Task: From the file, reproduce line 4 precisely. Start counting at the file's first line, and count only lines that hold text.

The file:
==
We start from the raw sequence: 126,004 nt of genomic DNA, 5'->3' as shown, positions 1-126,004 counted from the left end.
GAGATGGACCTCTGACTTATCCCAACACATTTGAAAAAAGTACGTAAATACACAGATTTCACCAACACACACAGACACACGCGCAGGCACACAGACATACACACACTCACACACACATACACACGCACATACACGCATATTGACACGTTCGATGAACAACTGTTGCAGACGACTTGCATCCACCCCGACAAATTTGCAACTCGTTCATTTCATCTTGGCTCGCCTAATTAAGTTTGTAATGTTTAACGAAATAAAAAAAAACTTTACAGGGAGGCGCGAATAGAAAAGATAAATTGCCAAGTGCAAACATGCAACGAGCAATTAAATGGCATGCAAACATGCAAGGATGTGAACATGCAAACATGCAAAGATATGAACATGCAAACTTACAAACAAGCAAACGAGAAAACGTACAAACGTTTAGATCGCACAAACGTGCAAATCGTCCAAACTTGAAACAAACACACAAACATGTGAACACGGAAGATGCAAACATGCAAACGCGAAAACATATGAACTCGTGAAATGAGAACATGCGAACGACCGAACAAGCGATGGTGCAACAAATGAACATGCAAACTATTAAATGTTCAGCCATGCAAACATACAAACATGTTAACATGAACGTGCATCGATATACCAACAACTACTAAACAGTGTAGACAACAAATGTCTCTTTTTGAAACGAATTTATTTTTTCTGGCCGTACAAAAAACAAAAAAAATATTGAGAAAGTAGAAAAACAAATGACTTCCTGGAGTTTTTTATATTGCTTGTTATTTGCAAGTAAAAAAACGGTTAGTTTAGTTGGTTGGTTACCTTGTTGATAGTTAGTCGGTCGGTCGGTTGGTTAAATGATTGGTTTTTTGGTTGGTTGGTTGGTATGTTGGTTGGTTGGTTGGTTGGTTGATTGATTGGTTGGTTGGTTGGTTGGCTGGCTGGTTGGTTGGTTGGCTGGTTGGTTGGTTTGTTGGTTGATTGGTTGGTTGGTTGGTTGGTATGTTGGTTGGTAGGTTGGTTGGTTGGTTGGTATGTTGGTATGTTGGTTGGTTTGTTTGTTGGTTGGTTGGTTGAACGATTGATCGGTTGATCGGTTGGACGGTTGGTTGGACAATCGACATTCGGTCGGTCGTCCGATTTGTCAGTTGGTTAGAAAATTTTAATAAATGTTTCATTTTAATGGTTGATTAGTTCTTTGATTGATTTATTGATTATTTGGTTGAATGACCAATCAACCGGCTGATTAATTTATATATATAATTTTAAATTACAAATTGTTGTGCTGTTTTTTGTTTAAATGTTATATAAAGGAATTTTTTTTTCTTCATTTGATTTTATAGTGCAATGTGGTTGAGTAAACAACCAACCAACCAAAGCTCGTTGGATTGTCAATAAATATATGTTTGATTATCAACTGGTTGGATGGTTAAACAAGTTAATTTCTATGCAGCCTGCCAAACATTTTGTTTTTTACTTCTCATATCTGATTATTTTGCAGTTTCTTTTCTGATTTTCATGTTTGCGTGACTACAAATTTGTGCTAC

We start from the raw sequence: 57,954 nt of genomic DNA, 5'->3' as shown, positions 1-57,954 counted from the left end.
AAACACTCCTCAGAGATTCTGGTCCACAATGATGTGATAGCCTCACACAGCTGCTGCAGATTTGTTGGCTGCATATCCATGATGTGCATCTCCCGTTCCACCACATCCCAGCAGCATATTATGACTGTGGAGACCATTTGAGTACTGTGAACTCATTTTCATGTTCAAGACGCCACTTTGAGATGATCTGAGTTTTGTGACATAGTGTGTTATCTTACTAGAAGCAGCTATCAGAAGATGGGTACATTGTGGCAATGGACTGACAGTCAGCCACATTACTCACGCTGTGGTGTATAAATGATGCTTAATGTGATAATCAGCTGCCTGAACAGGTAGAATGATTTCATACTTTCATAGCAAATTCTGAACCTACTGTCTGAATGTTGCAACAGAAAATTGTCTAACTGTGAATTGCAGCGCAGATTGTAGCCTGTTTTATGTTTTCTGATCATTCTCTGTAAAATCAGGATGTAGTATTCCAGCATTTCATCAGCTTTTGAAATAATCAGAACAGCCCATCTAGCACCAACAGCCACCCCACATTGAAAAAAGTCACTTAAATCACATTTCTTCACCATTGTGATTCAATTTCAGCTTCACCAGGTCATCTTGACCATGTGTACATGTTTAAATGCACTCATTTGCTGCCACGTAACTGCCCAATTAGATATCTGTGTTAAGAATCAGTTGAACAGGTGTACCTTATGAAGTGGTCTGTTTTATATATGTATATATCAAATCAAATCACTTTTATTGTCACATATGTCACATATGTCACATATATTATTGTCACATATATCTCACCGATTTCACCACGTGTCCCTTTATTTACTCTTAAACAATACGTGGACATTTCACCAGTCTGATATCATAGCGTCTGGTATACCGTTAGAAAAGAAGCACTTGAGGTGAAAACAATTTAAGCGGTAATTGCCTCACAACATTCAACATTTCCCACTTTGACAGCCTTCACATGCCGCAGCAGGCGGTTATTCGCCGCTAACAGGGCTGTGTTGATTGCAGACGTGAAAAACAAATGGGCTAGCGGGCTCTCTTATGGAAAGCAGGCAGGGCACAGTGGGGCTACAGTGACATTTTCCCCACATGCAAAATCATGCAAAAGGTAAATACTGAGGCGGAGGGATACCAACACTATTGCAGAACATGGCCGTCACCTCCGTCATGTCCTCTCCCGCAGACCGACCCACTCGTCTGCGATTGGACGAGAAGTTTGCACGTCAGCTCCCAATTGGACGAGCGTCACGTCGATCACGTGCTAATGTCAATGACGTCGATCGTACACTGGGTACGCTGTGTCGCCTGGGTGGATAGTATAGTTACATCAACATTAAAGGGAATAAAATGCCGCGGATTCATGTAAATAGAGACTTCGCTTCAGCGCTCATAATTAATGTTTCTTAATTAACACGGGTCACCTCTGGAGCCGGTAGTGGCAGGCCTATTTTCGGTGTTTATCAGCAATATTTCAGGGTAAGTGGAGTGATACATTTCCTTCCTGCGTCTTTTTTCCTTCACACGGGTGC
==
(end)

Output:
AAACACTCCTCAGAGATTCTGGTCCACAATGATGTGATAGCCTCACACAGCTGCTGCAGATTTGTTGGCTGCATATCCATGATGTGCATCTCCCGTTCCACCACATCCCAGCAGCATATTATGACTGTGGAGACCATTTGAGTACTGTGAACTCATTTTCATGTTCAAGACGCCACTTTGAGATGATCTGAGTTTTGTGACATAGTGTGTTATCTTACTAGAAGCAGCTATCAGAAGATGGGTACATTGTGGCAATGGACTGACAGTCAGCCACATTACTCACGCTGTGGTGTATAAATGATGCTTAATGTGATAATCAGCTGCCTGAACAGGTAGAATGATTTCATACTTTCATAGCAAATTCTGAACCTACTGTCTGAATGTTGCAACAGAAAATTGTCTAACTGTGAATTGCAGCGCAGATTGTAGCCTGTTTTATGTTTTCTGATCATTCTCTGTAAAATCAGGATGTAGTATTCCAGCATTTCATCAGCTTTTGAAATAATCAGAACAGCCCATCTAGCACCAACAGCCACCCCACATTGAAAAAAGTCACTTAAATCACATTTCTTCACCATTGTGATTCAATTTCAGCTTCACCAGGTCATCTTGACCATGTGTACATGTTTAAATGCACTCATTTGCTGCCACGTAACTGCCCAATTAGATATCTGTGTTAAGAATCAGTTGAACAGGTGTACCTTATGAAGTGGTCTGTTTTATATATGTATATATCAAATCAAATCACTTTTATTGTCACATATGTCACATATGTCACATATATTATTGTCACATATATCTCACCGATTTCACCACGTGTCCCTTTATTTACTCTTAAACAATACGTGGACATTTCACCAGTCTGATATCATAGCGTCTGGTATACCGTTAGAAAAGAAGCACTTGAGGTGAAAACAATTTAAGCGGTAATTGCCTCACAACATTCAACATTTCCCACTTTGACAGCCTTCACATGCCGCAGCAGGCGGTTATTCGCCGCTAACAGGGCTGTGTTGATTGCAGACGTGAAAAACAAATGGGCTAGCGGGCTCTCTTATGGAAAGCAGGCAGGGCACAGTGGGGCTACAGTGACATTTTCCCCACATGCAAAATCATGCAAAAGGTAAATACTGAGGCGGAGGGATACCAACACTATTGCAGAACATGGCCGTCACCTCCGTCATGTCCTCTCCCGCAGACCGACCCACTCGTCTGCGATTGGACGAGAAGTTTGCACGTCAGCTCCCAATTGGACGAGCGTCACGTCGATCACGTGCTAATGTCAATGACGTCGATCGTACACTGGGTACGCTGTGTCGCCTGGGTGGATAGTATAGTTACATCAACATTAAAGGGAATAAAATGCCGCGGATTCATGTAAATAGAGACTTCGCTTCAGCGCTCATAATTAATGTTTCTTAATTAACACGGGTCACCTCTGGAGCCGGTAGTGGCAGGCCTATTTTCGGTGTTTATCAGCAATATTTCAGGGTAAGTGGAGTGATACATTTCCTTCCTGCGTCTTTTTTCCTTCACACGGGTGC